One's own "religion" may be piety and faith, obedience, worship, and a vision of God. An alien "religion" is a system of beliefs or rituals, an abstract and impersonal pattern of observables.
A dialectic ensues, however. If one's own "religion" is attacked, by unbelievers who necessarily conceptualize it schematically, or all religion is, by the indifferent, one tends to leap to the defence of what is attacked, so that presently participants of a faith - especially those most involved in argument - are using the term in the same externalist and theoretical sense as their opponents. Religion as a systematic entity, as it emerged in the seventeenth and eighteenth centuries, is a concept of polemics and apologetics.
By way of an etymological study of religion (religio, in Latin), Smith further contends that the term, which at first and for most of the centuries denoted an attitude towards a relationship between God and man, has through conceptual slippage come to mean a "system of observances or beliefs", a historical tradition which has been institutionalized through a process of reification. Whereas religio denoted personal piety, religion came to refer to an abstract entity (or transcendental signifier) which, Smith says, does not exist.
He argues that the term as found in Lucretius and Cicero was internalized by the Catholic Church through Lactantius and Augustine of Hippo. During the Middle Ages it was superseded by the term faith, which Smith favours by contrast. In the Renaissance, via the Christian Platonist Marsilio Ficino, religio becomes popular again, retaining its original emphasis on personal practice, even in John Calvin's Christianae Religionis Institutio (1536). During 17th-century debates between Catholics and Protestants, religion begins to refer to an abstract system of beliefs, especially when describing an oppositional structure. Through the Enlightenment this concept is further reified, so that by the nineteenth century G. W. F. Hegel defines religion as Begriff, "a self-subsisting transcendent idea that unfolds itself in dynamic expression in the course of ever-changing history ... something real in itself, a great entity with which man has to reckon, a something that precedes all its historical manifestation".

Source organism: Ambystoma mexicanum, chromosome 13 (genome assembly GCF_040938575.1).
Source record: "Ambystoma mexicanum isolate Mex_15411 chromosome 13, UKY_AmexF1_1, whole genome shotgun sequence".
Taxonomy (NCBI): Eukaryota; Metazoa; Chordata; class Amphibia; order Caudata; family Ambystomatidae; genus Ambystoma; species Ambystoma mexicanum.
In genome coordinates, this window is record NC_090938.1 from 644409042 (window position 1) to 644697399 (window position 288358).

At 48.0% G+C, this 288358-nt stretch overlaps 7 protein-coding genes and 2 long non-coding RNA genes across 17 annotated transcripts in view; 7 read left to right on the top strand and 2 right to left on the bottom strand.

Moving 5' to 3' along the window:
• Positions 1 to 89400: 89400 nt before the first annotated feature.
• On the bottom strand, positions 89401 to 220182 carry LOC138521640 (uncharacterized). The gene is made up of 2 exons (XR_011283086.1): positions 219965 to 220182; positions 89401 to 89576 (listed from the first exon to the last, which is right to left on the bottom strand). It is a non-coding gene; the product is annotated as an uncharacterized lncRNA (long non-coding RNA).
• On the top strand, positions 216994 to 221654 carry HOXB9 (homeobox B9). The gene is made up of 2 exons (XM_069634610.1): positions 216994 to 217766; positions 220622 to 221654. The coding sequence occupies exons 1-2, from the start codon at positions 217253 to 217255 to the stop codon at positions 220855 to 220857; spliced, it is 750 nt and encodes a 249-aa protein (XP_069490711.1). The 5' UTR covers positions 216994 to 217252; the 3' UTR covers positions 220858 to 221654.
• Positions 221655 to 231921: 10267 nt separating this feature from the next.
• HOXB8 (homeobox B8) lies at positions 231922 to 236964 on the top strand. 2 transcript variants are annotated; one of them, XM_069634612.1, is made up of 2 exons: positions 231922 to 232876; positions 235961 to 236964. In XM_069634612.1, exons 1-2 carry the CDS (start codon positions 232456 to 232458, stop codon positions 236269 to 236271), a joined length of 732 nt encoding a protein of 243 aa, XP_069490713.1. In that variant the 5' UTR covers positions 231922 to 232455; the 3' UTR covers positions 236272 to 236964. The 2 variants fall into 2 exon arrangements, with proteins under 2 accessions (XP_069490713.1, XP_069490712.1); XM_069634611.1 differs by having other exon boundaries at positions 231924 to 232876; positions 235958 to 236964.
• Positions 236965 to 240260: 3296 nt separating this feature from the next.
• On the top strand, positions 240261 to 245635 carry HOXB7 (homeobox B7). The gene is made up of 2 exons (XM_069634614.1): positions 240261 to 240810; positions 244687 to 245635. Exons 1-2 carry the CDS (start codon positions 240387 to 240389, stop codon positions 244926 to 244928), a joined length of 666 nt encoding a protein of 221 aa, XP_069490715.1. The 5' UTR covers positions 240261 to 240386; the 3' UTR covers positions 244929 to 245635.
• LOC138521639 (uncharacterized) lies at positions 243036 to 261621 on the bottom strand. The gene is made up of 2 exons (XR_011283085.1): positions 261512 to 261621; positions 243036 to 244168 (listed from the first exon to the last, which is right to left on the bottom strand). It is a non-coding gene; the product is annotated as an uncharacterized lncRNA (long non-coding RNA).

Smith concludes by arguing that the term religion has now acquired four distinct senses:
The Meaning and End of Religion remains Smith's most influential work. The anthropologist of religion and postcolonial scholar Talal Asad has said that the book is a modern classic and a masterpiece.